The waning and dilapidated historic townhouse at 20 W. Fourth St. is closer than ever to rehabilitation.
The Frederick Board of Aldermen are set to approve a contract of sale for the property to Murphy Properties, a company that renovates, sells and leases primarily historic, residential properties in downtown Frederick and Frederick County.
Susan Murphy, a representative of Murphy Properties, received the go-ahead from the city’s Historic Preservation Commission in February to begin rehabilitation work at the property. She offered $20,000 to buy the property and plans to invest $193,000 for a nine-month renovation.
Richard Griffin, the city’s director of economic development, said the work includes demolition of the rear of the property, which is damaged beyond repair, and plans to build a new addition. Decades of vacancy also require the installation of basic utilities such as plumbing, electricity, and heating and cooling.
For anyone following the saga of the property, the renovation work has been a long time coming.
Former property owner Allan Pickett has been fighting the city taking ownership of the property for roughly two decades. That fight finally ended in March when the court of special appeals issued an opinion that put to rest Pickett’s latest appeal regarding the property.
The mayor and board held a workshop about the property in September and agreed that prompt rehabilitation and occupancy of the property was critical.
According to city documents, at the time of the workshop, the aldermen did not have a consensus on a contract mechanism for performance. Some preferred a “claw-back” provision in the contract for non-performance and others preferred a financial performance incentive through purchase price rebate. Thus, the proposed contract is silent on the issue of penalties or financial incentives. It relies on the strong track record of the purchaser, the proposed time-frame for performance and existing code enforcement tools to ensure compliance.
Aldermen are set to vote on the contract Thursday. Griffin said work will continue soon after and take roughly nine months.
Parking fund talks
roofs at city garages
The Board of Aldermen is powering through the fiscal 2018 budget process with just a few more department financials to discuss.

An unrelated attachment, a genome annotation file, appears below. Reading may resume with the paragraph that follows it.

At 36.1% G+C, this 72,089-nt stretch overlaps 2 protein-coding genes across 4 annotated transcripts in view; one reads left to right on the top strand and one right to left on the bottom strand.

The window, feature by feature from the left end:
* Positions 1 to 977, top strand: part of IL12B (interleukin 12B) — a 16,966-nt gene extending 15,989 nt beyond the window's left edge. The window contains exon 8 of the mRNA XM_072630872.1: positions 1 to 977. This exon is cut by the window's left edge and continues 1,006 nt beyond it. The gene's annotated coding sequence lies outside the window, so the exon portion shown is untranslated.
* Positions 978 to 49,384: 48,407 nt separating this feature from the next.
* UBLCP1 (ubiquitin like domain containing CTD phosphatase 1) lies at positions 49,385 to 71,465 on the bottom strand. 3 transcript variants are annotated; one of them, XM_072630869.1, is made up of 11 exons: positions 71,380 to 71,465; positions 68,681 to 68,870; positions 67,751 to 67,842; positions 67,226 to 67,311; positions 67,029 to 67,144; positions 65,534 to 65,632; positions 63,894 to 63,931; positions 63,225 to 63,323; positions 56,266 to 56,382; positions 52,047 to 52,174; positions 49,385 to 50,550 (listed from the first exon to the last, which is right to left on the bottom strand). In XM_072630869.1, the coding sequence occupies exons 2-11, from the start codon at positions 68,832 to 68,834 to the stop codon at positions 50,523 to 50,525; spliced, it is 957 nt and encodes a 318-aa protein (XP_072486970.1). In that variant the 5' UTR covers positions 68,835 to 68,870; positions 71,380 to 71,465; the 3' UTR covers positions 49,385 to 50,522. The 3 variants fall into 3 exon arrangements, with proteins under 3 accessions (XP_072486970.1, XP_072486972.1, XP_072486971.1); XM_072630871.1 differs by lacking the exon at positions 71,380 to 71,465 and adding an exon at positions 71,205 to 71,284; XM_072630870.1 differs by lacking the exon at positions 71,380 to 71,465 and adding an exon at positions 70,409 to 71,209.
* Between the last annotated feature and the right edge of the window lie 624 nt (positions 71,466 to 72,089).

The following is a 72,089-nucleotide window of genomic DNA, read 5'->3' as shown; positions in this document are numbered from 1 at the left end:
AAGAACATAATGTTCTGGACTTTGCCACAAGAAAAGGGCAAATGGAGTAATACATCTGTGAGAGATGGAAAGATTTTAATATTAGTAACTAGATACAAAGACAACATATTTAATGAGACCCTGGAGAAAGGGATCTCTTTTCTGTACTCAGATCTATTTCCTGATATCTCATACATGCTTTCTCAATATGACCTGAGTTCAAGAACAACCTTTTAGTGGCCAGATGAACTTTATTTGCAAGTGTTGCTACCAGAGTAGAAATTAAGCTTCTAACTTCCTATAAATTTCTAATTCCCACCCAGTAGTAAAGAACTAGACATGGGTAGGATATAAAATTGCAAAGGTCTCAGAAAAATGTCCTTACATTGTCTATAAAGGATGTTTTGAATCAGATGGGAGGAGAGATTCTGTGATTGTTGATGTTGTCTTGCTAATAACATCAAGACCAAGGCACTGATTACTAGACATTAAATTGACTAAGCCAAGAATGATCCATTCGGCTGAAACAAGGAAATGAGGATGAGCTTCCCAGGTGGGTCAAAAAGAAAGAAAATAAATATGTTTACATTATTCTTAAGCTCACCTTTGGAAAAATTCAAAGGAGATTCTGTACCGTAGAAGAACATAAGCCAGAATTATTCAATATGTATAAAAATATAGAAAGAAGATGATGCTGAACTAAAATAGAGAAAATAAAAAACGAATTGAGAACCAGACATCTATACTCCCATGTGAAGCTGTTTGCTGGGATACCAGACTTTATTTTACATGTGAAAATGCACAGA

Aldermen on Wednesday discussed funding for city parking, the Weinberg Center for the Arts, the Frederick Municipal Airport, and the Department of Economic Development.
In fiscal 2017, the aldermen voted to increase public parking rates and fees. Parking Superintendent Steve Johnson said fines and fees are set to remain steady in fiscal 2018.
Johnson also told the aldermen Wednesday that he hopes to soon add Parkmobile capabilities in the city’s five garages. The parking machines were upgraded in 2017, which Johnson said helped save supply costs. Parkmobile would be the next step in a full upgrade.
Johnson said he also wants parkers to eventually be able to schedule parking for special events beforehand in the garages as well.
Johnson also wants to look into what it would take to construct roofs on the garages. While he framed the idea as more of a pipe dream than an actual ask, he said he has wondered for years why garages do not have roofs.
“The garage roof thing is something that has been a pet peeve of mine since I started here,” Johnson said Wednesday.”I don’t understand why we don’t put roofs on garages.”
He said the addition would protect vehicles from the elements on all levels of the garage and likely create a more attractive place for parkers when it is cold or warm out. Currently, he said people avoid parking on the top floors of the garages because of exposure to sun, rain, snow and other weather elements. Johnson added that installing roofs would save on snow removal costs, as maintenance staff members would not need to clear the top floor of the garages because they would be protected.
The next budget hearing is set for 7 p.m. Tuesday. The aldermen will discuss the planning, engineering and parks and recreation departments.
Election filing deadline looming closer
Wednesday will mark exactly two months until the filing period closes for the 2017 city electron.
So far, it looks like a pretty left-leaning election, with only Democrats filing as of Friday.
Although Republican Mayor Randy McClement has said he plans to run he has yet to officially file. He has said he is waiting until the budget process is through, which is another few weeks away.
The two mayoral candidates who have filed, who will battle it out on the Democratic ticket in the Sept. 12 primary, are Alderman Michael O’Connor and former mayor Jennifer Dougherty.
A total of six aldermanic candidates have filed, which warrants a Democratic primary for the five open seats.
The candidates as of Friday are sitting Alderwomen Kelly Russell and Donna Kuzemchak, longtime city resident Jeannette Bartelt; The Frederick Center Chairman Kris Fair; Antonio Bowens, a west side resident and interior designer at JC Penney at Dulles Towne Center; Derek Shackelford, a 2013 candidate and former Frederick County Democratic State Central Committee member; and Todd Anderson, a Frederick resident whose name popped up Friday on the city’s website.
All of the candidates who filed are Democrats.
The election is set for Nov. 7.